Employers are increasingly interviewing candidates with behavioral interview questions. If you’re on the hunt for a new job, chances are you may come across these questions yourself. Come learn how to answer these like a pro.
In my last three positions, I have interviewed over 400 people for jobs ranging from a dishwasher or concessions stand worker to a masters-level 5+ year experience professional. Between my own interviewing experiences and through the eyes of an interviewer, I have seen the good, the bad and the confusing. Now, I’m here to share my tips with you.
What are behavioral interview questions?
Behavioral interview questions are most often those, “Tell me about a time when…” questions. These allow employers to gauge your fit and ability off past performance. Past performance is often a better indicator of future performance than hypothetical questions. While people may know and want to respond to situations one way, they may not have the skills nor personality to do so.
For example, if you asked me, “What would you do if a client’s network went down?” I might answer something along the lines of, “I would look at their equipment and troubleshoot it based on the problem. I would make sure I get them back online.” That sounds great, right? The problem is I don’t know how to do all that. Now if you asked me, “Tell me about a time where you troubleshooted a network issue,” we would both know that I am not the right person for that job. Sure, candidates can still make up answers, but it’s much easier to tell when a story is not true.
So what is the STAR Method?
You should employ the STAR method each time you answer a behavioral interview question. This ensures that you tell a full story and answer what your interviewer is asking. STAR stands for:
- Situation — You need to set the stage for your story by explaining the details of your situation. What job and position were you in? What happened to spark this experience?
- Task — What was the task you were trying to accomplish? What was your goal?
- Action — What did you do? Ensure that you are specific and clear. Take care not to talk about what your team did, though you can mention you had one, but explain what you yourself contributed.
- Result — What happened as a result of your action? Did you complete your task? What did you learn? Ensure you fully answer their question by this point. If you have numerical evidence or positive reviews, highlight them here.
Want a free STAR Brainstorming Worksheet?Sign up for our newsletter and have it sent straight to your inbox!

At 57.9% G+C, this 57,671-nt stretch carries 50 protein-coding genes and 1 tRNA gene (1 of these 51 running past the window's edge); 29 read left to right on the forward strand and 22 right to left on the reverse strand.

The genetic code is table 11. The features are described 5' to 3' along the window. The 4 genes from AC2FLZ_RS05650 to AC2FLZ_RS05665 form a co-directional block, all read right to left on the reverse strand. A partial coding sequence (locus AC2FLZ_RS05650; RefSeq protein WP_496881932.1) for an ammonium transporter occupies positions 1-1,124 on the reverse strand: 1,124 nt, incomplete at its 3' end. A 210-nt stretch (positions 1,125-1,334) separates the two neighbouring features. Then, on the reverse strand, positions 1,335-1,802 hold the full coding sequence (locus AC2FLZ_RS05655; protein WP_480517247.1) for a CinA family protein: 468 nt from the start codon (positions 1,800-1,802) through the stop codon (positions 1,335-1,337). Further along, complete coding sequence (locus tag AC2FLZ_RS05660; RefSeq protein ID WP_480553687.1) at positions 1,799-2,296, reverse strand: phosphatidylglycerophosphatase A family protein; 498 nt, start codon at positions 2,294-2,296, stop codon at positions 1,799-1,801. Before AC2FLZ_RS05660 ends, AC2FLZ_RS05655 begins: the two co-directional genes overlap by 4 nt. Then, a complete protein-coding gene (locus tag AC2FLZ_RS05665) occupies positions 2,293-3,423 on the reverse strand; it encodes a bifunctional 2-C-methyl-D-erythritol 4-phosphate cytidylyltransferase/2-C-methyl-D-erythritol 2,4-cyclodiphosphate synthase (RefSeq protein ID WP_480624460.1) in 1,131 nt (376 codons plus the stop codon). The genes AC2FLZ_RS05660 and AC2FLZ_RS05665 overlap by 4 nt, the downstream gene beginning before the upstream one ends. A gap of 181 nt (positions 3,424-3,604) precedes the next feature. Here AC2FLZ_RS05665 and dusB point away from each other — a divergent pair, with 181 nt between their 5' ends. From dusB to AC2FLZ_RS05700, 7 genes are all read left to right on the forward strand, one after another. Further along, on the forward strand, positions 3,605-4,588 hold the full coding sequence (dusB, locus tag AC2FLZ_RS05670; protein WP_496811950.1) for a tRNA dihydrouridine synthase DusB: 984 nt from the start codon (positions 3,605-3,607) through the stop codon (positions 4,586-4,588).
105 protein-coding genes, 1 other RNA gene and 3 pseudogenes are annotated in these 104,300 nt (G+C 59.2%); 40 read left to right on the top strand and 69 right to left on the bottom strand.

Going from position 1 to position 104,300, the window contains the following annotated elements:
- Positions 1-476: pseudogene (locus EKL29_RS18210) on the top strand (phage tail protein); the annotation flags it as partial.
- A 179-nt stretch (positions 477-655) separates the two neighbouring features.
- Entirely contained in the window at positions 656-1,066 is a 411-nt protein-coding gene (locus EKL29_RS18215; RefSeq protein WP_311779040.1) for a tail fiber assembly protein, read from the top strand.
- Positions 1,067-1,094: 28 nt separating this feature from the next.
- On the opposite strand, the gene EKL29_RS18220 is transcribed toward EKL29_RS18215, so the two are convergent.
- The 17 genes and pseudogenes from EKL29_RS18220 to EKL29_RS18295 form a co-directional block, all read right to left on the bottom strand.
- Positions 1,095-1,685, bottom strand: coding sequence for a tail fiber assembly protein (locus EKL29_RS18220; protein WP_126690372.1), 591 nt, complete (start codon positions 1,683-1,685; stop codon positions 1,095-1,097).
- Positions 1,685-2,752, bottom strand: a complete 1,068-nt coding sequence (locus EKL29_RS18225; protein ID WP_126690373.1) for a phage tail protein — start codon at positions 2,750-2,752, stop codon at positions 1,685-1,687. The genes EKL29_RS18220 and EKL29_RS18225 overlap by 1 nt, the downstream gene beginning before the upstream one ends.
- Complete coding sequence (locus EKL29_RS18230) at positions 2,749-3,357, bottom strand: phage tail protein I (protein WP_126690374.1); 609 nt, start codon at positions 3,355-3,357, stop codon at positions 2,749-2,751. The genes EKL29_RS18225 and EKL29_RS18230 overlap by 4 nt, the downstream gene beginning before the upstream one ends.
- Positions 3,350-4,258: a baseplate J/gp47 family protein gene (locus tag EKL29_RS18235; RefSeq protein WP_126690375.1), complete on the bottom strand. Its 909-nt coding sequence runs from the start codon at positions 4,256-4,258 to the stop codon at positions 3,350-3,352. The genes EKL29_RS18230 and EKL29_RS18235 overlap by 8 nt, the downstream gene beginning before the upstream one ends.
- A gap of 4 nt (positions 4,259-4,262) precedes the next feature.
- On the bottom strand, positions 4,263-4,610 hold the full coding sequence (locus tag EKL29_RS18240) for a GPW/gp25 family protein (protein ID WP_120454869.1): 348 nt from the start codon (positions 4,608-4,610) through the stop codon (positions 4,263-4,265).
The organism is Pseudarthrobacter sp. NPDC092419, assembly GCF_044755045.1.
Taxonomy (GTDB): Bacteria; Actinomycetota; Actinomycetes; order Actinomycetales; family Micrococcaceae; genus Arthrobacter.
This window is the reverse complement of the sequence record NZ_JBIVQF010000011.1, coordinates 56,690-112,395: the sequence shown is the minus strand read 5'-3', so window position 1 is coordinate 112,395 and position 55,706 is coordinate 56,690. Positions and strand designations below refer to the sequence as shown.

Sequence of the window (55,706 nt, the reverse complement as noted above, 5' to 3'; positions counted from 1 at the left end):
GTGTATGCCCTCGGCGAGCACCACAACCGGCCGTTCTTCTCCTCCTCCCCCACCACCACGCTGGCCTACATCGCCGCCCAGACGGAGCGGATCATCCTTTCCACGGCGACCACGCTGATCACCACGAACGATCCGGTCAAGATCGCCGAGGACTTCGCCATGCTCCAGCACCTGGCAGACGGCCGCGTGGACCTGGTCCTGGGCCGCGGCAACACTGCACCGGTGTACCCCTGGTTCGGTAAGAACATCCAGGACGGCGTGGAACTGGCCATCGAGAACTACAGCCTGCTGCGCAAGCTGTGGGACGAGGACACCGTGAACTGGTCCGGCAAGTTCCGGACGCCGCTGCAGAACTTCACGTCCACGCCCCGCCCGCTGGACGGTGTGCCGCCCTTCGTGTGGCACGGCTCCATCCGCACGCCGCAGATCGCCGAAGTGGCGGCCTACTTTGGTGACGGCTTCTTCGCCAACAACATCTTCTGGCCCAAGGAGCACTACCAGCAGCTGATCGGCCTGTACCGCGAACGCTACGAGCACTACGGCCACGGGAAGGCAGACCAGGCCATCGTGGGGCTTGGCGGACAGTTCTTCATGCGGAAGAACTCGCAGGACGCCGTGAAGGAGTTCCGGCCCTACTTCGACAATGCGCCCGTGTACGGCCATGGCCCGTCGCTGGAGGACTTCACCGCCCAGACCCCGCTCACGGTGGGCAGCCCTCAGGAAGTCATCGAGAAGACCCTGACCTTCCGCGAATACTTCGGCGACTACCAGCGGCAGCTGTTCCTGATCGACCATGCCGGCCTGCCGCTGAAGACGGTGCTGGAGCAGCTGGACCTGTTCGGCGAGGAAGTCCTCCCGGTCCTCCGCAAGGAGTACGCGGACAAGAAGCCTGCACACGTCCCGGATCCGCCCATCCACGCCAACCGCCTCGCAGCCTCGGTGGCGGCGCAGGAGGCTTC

Here’s an example of the STAR Method
Let me demonstrate an example of using the STAR method to answer, “Can you tell me about a time when you made a mistake?”
This is a fairly common question since most jobs deal with others in some capacity or another. Employers want to know how you handle these types of situations.
Here is a STAR Method answer:
When I was at my last position, a coworker, who was an associate in the Communications department, and I, Operations Manager, had to work on a project to rebrand the company. We were to modernize it and present our idea at the next staff meeting.
I assumed that due to my more senior position that I was the lead on this project. I went to work drafting a plan, but made the mistake of not conveying that to my coworker. She also went to work hatching a plan.
When we finally met, I realized that we did double the work because we were unclear of our roles in the project. Then it dawned on me—she works in the communications department. Of course, she thought that she would lead the project. I asked that we sit down and talk about our options, especially now that we had less time to get the work done.
Initially, she was frustrated as it seemed that I under minded her authority because of our title differences. However, I apologized for the lack of communication and conveyed my support for her spearheading the rest of the project. We looked through the work both of us did and while they were vastly different, it sparked new ideas for how we could accomplish the rebranding. This situation taught me the importance of communicating and avoiding assumptions if possible.
By following the structure of the STAR method, you are able to tell a full story. You set the stage, explained what happened and what you did and ended on a positive note with what you learned. I don’t suggest saying, “The task was… The action was…” as your answers are a bit too canned and unnatural sounding.
Preparing STAR Method Answers for Your Interview
Part of your job search should include taking some time to sit down and draft your answers to common behavioral interview questions. To help you, I have created a template for you to outline your stories. Sign up for our newsletter and have it sent straight to your inbox!
When I was interviewing, I printed probably 5 pages front and back (20 questions total) and filled in answers for as many as I could. It takes some time to complete, but paid off TREMENDOUSLY. I used many of my written answers in my subsequent interviews.
One thing I can improve on going forward is to rewrite my final story in the template to make it easier to review. However, even my messy notes were incredibly helpful. Interviewing was far less nerve-wracking because I had stories at the ready and could answer questions with confidence.
Before you leave, remember to sign up for my email list and get this template sent to your inbox. As a bonus, I also included a list of common behavioral interview questions to get you started. Be sure to adapt them to your field and occupation.
Let me know in the comments if this is helpful and what other job tips you want to see next! Until next time.